By Dante Cicchetti, Donald J. Cohen
Developmental Psychopathology, quantity three, probability, ailment, and edition offers a lifestyles span developmental viewpoint on "high-risk" stipulations and psychological issues. furthermore, it examines developmental pathways to resilient variation within the face of adversity.
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Because social support is not the same thing as network size, it is noteworthy that in some cases, access to only one or a few confidants is sufficient to significantly aid coping under stress (Cohen & Wills, 1985; Gottlieb, 1985). , 1986), the absence of a confiding relationship has been found to significantly distinguish whether individuals under stress developed affective problems or not. For adults, supportive intimacy can be found with a romantic partner or spouse; in the study by Pelligrini and colleagues, it was the absence of a best friend that predicted risk for affective disorders in middle childhood.
Stress can cause individuals to feel overwhelmed by life difficulties and to lack the time, energy, or hope to seek support from others. This can be especially true when families at risk live in dangerous neighborhoods that undermine access to neighbors, extended family members, and formal help providers (Eckenrode, 1983; Eckenrode & Wethington, 1990). Because social support is not passively received, these recipient characteristics can pose formidable barriers to interventions based on supportive social relationships.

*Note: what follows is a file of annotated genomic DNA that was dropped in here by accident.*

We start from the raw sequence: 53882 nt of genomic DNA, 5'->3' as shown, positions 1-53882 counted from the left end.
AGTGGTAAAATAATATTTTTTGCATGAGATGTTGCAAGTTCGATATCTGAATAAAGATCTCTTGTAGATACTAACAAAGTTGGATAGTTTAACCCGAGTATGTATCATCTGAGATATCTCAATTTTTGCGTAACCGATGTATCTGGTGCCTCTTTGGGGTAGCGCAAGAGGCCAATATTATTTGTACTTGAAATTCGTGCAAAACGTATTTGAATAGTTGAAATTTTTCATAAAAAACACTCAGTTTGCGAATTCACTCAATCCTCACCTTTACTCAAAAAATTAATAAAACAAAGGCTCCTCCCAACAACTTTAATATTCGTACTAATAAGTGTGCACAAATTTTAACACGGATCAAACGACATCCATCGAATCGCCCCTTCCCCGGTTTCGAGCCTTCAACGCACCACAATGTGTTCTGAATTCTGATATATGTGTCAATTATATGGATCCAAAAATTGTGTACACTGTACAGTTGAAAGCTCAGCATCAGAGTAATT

Despite its ubiquitous contribution to therapeutic endeavors, incorporating social support in prevention and intervention strategies presents significant challenges. The forms of social support that are most helpful to individuals experiencing psychological distress are not self-evident, and, as we have seen, not all social support efforts are effective in achieving therapeutic or preventive goals. These are crucial considerations because of the many ways that well-intentioned supportive efforts can be rendered ineffective in changing destructive behaviors, fostering psychological well-being, or accomplishing therapeutic goals.